Haney noted that the opportunity taught him valuable lessons about leading and organizing research labs and assisting with other research projects, including his own.

Earlier this year, Haney was one of seven students in the United States to be selected as a finalist for Best Student Presentation in the Division of Comparative Biomechanics at the Society for Integrative and Comparative Biology’s Annual Meeting in Portland, Ore.

Although Haney was a Master of Science graduate student competing against Ph.D. candidates, he said his presentation and research received great praise from everyone in attendance. His work was also requested for publication by two journal editors.

A noted bluegrass musician and first-generation college student, Haney said the work he has completed under Uyeno’s leadership has pushed him to strive for higher standards and has driven him to be the best possible student he can at VSU.

“He has made me feel pride in the work I have accomplished, as well as excitement for the future work I will be doing,” said Haney, who earned a Bachelor of Science in biology from VSU in May 2015.

When asked how it felt to be named Graduate Assistant of the Year, he said, “I felt great humility and honor in representing all of the hard work every graduate assistant put into this year. It felt as if all of the hard work had finally paid off in my own academic journey and I am very thankful for the recognition. Awards like this are exciting because they drive graduate assistants to work towards a goal and be the best we can be at all times. It is an amazing feeling to be recognized like this and I hope this tradition continues on for years to come.”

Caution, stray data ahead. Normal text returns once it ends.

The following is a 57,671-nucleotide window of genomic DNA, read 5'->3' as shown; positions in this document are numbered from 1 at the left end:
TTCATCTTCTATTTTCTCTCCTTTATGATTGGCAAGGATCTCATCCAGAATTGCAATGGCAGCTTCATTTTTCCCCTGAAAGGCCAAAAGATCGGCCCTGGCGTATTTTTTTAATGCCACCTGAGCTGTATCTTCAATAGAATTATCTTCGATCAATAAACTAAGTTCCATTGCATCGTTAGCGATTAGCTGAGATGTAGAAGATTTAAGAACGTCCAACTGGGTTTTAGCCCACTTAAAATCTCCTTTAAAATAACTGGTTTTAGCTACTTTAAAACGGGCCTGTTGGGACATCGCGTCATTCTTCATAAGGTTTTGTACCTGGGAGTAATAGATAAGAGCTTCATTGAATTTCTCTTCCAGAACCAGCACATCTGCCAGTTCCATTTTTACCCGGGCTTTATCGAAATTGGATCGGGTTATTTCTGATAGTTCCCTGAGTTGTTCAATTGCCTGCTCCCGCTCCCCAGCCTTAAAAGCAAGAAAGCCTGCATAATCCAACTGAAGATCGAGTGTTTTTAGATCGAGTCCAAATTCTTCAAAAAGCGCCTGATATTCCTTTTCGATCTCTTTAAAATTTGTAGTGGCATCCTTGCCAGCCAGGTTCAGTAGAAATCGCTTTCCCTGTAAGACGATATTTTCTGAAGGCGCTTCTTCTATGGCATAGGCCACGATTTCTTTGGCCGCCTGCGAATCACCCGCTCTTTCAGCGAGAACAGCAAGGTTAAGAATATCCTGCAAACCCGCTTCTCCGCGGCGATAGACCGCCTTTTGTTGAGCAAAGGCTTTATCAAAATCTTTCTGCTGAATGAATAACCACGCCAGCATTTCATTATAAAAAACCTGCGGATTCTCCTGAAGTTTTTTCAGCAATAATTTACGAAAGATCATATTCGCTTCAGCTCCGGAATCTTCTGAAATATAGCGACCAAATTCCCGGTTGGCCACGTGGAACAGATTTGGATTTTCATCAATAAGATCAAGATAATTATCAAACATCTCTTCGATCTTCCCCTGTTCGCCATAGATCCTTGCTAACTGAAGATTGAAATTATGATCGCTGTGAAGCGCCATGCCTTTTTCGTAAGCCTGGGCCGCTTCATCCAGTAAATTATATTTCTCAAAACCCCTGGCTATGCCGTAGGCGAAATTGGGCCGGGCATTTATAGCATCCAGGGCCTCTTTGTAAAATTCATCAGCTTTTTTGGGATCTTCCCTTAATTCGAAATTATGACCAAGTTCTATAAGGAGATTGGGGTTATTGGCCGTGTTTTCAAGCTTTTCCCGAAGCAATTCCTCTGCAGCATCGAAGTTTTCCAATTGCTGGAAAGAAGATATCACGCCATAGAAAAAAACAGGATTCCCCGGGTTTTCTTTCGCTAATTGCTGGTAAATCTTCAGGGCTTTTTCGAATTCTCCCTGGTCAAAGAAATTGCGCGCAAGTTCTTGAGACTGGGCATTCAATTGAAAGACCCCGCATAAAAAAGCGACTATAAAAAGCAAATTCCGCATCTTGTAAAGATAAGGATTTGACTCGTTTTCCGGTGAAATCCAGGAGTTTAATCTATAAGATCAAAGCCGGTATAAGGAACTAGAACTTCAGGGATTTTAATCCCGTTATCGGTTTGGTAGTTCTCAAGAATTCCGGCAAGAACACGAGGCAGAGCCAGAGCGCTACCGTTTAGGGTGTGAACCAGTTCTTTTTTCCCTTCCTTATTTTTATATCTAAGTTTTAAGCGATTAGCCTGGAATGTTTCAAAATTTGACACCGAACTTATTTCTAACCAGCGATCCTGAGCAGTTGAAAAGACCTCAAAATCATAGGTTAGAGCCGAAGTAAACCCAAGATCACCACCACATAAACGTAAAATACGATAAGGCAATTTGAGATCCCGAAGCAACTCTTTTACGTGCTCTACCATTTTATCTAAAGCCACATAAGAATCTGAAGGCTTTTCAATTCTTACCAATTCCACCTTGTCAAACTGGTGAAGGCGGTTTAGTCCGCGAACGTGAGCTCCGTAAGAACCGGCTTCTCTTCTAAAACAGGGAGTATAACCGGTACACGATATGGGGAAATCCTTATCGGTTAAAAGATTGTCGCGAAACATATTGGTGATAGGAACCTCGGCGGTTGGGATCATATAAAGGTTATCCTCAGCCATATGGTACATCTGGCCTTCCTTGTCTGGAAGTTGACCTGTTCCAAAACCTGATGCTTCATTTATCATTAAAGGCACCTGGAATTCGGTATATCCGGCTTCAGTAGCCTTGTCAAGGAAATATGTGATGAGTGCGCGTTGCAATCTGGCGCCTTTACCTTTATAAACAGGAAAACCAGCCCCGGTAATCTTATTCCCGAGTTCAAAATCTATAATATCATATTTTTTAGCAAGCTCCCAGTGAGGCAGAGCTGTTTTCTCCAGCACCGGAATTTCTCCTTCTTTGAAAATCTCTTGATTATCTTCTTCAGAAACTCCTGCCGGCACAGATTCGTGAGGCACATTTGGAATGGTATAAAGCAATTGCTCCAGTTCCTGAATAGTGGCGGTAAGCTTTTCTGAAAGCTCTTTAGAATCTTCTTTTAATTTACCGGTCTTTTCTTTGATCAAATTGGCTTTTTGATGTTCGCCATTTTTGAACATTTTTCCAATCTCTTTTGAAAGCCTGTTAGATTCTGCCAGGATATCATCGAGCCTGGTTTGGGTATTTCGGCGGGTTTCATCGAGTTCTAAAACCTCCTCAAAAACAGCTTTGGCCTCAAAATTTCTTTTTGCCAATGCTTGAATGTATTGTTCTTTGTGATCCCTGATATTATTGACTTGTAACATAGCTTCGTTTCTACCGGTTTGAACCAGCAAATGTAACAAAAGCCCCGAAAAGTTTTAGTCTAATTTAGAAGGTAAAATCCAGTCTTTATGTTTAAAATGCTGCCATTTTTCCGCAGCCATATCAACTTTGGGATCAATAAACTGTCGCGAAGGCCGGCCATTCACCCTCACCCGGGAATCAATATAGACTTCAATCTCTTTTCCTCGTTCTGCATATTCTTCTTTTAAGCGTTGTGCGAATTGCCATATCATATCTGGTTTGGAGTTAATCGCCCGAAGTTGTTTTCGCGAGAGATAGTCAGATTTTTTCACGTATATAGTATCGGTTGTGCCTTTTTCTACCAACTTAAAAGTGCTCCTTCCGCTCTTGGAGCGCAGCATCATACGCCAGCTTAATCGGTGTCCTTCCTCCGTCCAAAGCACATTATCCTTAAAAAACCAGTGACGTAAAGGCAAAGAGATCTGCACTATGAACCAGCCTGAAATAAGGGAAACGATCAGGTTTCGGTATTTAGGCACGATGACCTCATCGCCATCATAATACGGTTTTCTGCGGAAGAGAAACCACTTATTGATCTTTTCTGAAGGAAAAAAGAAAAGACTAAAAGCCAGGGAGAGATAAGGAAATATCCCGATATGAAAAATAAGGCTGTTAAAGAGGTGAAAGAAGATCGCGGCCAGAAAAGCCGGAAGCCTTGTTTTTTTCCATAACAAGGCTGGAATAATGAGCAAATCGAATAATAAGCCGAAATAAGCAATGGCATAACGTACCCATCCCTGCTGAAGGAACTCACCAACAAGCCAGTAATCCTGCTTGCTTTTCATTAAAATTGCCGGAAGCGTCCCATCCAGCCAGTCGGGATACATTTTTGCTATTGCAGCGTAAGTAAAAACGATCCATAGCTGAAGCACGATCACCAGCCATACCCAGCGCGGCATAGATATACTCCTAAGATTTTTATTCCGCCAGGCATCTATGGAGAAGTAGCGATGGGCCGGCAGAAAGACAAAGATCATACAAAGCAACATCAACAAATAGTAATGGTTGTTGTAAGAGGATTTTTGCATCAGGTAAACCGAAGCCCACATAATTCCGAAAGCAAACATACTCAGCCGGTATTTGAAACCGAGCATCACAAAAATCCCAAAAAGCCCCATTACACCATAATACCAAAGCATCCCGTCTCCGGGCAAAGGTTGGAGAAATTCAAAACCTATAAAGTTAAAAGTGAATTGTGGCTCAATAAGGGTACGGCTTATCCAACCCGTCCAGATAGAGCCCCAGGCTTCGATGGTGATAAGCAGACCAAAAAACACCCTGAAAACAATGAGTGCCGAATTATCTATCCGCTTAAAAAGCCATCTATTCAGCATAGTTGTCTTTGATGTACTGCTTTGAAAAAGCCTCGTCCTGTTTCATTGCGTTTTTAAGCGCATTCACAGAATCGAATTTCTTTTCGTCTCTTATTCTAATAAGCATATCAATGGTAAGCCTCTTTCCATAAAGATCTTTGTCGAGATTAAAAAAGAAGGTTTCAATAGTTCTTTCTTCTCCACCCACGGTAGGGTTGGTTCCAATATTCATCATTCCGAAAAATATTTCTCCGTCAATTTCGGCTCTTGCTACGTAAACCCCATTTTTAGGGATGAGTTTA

Haney and his fiancé, Caroline Stalvey, a senior English major from Hahira, are set to wed May 14.

He expects to graduate with a Master of Science in biology in December 2016.


Valdosta State University’s 2013-2019 Strategic Plan represents a renewal of energy and commitment to the foundational principles for comprehensive institutions.

Implementation of the plan’s five goals, along with their accompanying objectives and strategies, supports VSU’s institutional mission and the University System of Georgia’s mission for comprehensive universities.

The story above demonstrates VSU's commitment to meeting the following goals:

Goal 1: Recruit, retain, and graduate a quality, diverse student population and prepare students for roles as leaders in a global society.

Goal 3: Promote student, employee, alumni, retiree, and community engagement in our mission.

Goal 4: Foster an environment of creativity and scholarship.

Goal 5: Develop and enhance Valdosta State’s human and physical resources.

Visit http://www.valdosta.edu/administration/planning/strategic-plan.php to learn more.